After the disaster of Passchendaele (38,000 Australian casualties), and facing pressure from both revolutionary Russia and President Wilson, Lloyd George shifted ground. At the Caxton Hall in London he espoused moderate aims. He disavowed annexations. Britain was fighting above all for Belgium and France. There was ‘no demand for war indemnity.’ Germany’s colonies were ‘held at the disposal of a conference’. Alsace-Lorraine deserved ‘a reconsideration’. Soaring ideals prevailed: the ‘sanctity of treaties’, ‘self-determination’ for all, and ‘some international organisation’. So, after 41 months of terrible war, Britain’s Empire at last had moderate war aims. But Lloyd George’s rhetorical slithers were everywhere.
True respect for Anzac
Thus, from Bullecourt, through the quagmire of Passchendaele, and on to the armistice, Australians continued to die on the Western Front – for all these war aims, known and unknown, sincere and insincere.
Contemporary speakers on Anzac often indulge in sacrificial fantasies – young blood spilled to bring our nation to birth. They shower praise on the dead, imagining this is respect. It is not respectful of the dead to shun knowledge of the dubious causes smuggled into their heavy kits. It is not respectful of their generous instincts to gloss over what comes of empire. Catastrophes – such as the mechanised slaughter on the Western Front – demand the most searching inquiries.
To what war aims were the diggers sacrificed in 1917-18? Did the Australian government carefully weigh costs and objectives? Did it try to prevent the steady enlargement of war aims? Sadly, the truth is stark: our inexhaustible loyalty to our great and powerful friend saw our government marginalised and our soldiers left fighting largely in the dark.
Therefore, was this horrific war truly a national awakening for Australia, or was it the high point of our imperial subservience?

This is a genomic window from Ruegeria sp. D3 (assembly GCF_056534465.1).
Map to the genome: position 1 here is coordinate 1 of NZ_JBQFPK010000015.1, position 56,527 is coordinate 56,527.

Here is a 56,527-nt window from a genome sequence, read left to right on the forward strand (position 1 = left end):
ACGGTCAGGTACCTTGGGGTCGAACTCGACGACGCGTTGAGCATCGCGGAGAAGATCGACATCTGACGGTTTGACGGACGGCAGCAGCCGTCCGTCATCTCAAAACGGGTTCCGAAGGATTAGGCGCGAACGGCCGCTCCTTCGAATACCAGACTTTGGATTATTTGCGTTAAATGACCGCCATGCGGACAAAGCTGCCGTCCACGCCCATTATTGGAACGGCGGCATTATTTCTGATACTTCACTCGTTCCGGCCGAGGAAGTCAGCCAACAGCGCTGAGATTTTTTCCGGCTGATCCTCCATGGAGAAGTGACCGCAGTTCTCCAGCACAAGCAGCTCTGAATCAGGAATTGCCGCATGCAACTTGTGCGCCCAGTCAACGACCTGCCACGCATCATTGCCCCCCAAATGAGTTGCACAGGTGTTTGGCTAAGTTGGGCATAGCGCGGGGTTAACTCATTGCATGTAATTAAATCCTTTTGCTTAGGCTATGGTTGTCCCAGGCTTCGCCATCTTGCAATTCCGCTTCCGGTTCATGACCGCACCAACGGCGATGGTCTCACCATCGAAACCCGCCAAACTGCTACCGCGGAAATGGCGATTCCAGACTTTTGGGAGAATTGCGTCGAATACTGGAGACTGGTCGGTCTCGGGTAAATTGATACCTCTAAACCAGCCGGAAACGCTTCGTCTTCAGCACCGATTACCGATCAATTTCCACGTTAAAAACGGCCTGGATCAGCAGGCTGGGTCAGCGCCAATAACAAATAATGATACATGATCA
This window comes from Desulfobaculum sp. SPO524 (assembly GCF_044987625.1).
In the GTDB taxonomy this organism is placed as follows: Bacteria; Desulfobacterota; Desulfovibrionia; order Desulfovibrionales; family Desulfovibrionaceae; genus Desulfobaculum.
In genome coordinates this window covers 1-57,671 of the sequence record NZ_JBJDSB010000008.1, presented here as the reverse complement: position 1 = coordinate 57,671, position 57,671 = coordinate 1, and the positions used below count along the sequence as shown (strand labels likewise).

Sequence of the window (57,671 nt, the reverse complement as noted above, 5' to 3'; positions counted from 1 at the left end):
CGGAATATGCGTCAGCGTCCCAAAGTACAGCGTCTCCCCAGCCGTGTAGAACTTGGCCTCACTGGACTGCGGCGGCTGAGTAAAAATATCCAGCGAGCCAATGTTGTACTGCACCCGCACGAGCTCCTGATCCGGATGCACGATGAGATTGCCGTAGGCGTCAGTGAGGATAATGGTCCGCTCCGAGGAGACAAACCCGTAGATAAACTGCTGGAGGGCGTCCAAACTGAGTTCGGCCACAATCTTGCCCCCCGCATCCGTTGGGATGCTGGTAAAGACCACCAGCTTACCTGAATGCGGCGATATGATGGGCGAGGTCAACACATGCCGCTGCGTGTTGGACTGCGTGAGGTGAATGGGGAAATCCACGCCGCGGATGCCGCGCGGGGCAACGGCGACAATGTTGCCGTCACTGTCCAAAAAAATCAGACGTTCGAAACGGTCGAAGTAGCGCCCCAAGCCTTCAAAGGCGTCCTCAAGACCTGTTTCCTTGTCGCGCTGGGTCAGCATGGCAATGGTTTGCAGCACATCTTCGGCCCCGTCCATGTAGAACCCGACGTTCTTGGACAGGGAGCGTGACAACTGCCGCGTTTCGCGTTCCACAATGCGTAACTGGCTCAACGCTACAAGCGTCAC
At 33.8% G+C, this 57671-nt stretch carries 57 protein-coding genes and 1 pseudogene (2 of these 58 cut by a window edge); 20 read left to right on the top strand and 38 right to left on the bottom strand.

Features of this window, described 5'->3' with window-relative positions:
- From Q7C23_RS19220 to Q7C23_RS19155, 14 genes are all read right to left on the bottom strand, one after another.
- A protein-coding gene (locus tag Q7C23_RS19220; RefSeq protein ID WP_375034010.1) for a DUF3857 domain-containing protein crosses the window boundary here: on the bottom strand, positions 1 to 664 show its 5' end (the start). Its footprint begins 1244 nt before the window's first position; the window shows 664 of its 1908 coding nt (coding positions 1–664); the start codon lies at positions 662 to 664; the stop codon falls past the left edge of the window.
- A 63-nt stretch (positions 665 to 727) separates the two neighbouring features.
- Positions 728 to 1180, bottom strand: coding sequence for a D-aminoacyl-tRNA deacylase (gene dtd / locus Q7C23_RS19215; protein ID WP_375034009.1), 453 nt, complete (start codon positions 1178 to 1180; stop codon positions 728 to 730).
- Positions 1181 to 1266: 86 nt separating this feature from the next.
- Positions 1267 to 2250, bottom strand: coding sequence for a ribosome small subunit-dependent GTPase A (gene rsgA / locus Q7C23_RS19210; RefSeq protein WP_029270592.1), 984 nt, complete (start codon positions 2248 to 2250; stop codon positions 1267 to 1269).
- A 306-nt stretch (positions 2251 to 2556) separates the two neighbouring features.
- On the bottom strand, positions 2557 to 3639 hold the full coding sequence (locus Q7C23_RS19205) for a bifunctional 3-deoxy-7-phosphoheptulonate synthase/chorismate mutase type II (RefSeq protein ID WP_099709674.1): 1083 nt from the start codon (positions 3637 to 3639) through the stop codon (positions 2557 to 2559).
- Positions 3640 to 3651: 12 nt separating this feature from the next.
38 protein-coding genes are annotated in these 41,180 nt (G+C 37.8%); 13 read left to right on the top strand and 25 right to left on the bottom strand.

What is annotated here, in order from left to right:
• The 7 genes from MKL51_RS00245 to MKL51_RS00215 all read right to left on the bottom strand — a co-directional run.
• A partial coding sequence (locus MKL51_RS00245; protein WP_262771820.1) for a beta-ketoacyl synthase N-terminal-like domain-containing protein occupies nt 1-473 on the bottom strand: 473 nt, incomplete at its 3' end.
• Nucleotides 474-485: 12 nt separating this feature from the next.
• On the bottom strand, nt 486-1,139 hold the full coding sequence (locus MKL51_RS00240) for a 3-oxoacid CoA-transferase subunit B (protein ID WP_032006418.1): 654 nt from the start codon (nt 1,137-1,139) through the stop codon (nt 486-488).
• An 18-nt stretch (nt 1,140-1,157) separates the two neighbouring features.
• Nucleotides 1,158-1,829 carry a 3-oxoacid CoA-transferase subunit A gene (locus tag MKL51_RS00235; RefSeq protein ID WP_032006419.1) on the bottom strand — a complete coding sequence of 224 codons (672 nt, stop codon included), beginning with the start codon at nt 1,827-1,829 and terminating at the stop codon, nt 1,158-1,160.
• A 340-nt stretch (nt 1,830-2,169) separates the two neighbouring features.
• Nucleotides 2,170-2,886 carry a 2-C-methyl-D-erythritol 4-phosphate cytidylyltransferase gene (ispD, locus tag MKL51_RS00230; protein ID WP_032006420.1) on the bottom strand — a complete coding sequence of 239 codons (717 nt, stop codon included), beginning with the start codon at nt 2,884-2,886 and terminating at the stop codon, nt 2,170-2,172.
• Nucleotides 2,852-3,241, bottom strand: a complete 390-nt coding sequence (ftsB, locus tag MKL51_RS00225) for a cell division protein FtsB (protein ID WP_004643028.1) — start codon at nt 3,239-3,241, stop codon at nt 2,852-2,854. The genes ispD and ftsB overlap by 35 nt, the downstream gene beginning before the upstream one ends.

Assoc. Prof. Douglas Newton is a retired academic. He has taught history at Macquarie University, Victoria University of Wellington, NZ, and Western Sydney University. He is the author of a number of studies of war and peace, including most recently, The Darkest Days: The Truth Behind Britain’s Rush to War, 1914 (London, Verso: 2014) and Hell-bent: Australia’s Leap into the Great War (Melbourne: Scribe, 2014). He is currently writing a book tentatively entitled, Ending Armageddon: The Search for a Negotiated Peace during the Great War, to be published by Scribe in 2017.
 ‘WWI The Western Front’: http://www.army.gov.au/our-history/history-in-focus/wwi-the-western-front
 Peter Pedersen, The Anzacs: Gallipoli to the Western Front (Camberwell, 2007), 411.
 John Kramer, Dynamic of Destruction: Culture and Mass Killing in the First World War (Oxford, 2007), see Ch. 4 and 158: ‘It would be quite incorrect to speak of a German singularity of destructiveness…’ Hans-Ulrich Wehler, The German Empire, 1871-1918 (Leamington Spa, 1985), 194: ‘Wilhelmine Germany was not the only country to possess this sort of lunatic fringe.’ David Welch, Germany and Propaganda in World War I: Pacifism, Mobilization and Total War (London, 2014) p. xii: ‘This work reaffirms that German Society was a highly complex hybrid of competing groups and interests and that to compare the Kaiser’s war aims in 1914 with those of Hitler in 1939 (as some British military historians have attempted to do) is far too simplistic.’ Shelley Baranowski, Nazi Empire: German Colonialism and Imperialism from Bismarck to Hitler (Cambridge, 2011), 50: ‘Yet Imperial Germany was not Nazi Germany. Despite the horror of the German wars in Africa, the Imperial German suppression of colonial revolts did not differ significantly from the violent campaigns of other colonizing powers during the nineteenth century….’
 In addition to sources listed in an earlier post, ‘What we fought for: from Gallipoli to Fromelles, 1914-1916’ (https://johnmenadue.com/blog/?p=6275), works with a special focus on Britain, the Entente, and US war aims include Paul Guinn, British Strategy and Politics 1914 to 1918 (Oxford, 1965), Lloyd C. Gardner, Safe for Democracy: The Anglo-American Response to Revolution, 1913-1923 (Oxford, 1987), John Turner, British Politics and the Great War: Coalition and Conflict (Yale, 1992), David French, The Strategy of the Lloyd George Coalition, 1916-1918 (Oxford, 1995), Thomas J. Knock, To End All Wars: Woodrow Wilson and the Quest for a New World Order (Princeton, 1992), Brock Millman, Pessimism and British War Policy 1916-1918 (London, 2001), and Peter Jackson, Beyond the Balance of Power: France and the Politics of National Security in the Era of the First World War (Cambridge, 2013).
 Neville Meaney, one of the most prominent historians of Australia’s Great War, has written that regarding Gallipoli Australia was ‘neither consulted nor informed about the British plans’; that on Japanese entry into the war London ‘was not disposed to consult Australia’; that in the formulation of war aims during 1917-18, Prime Minister Hughes ‘had had no part in making British policy’; and that Lloyd George simply ‘took the Dominions’ assent for granted.’ See Neville Meaney, Australia and World Crisis, 1914-1923 (Sydney, 2009), 44, 59, and 247-8.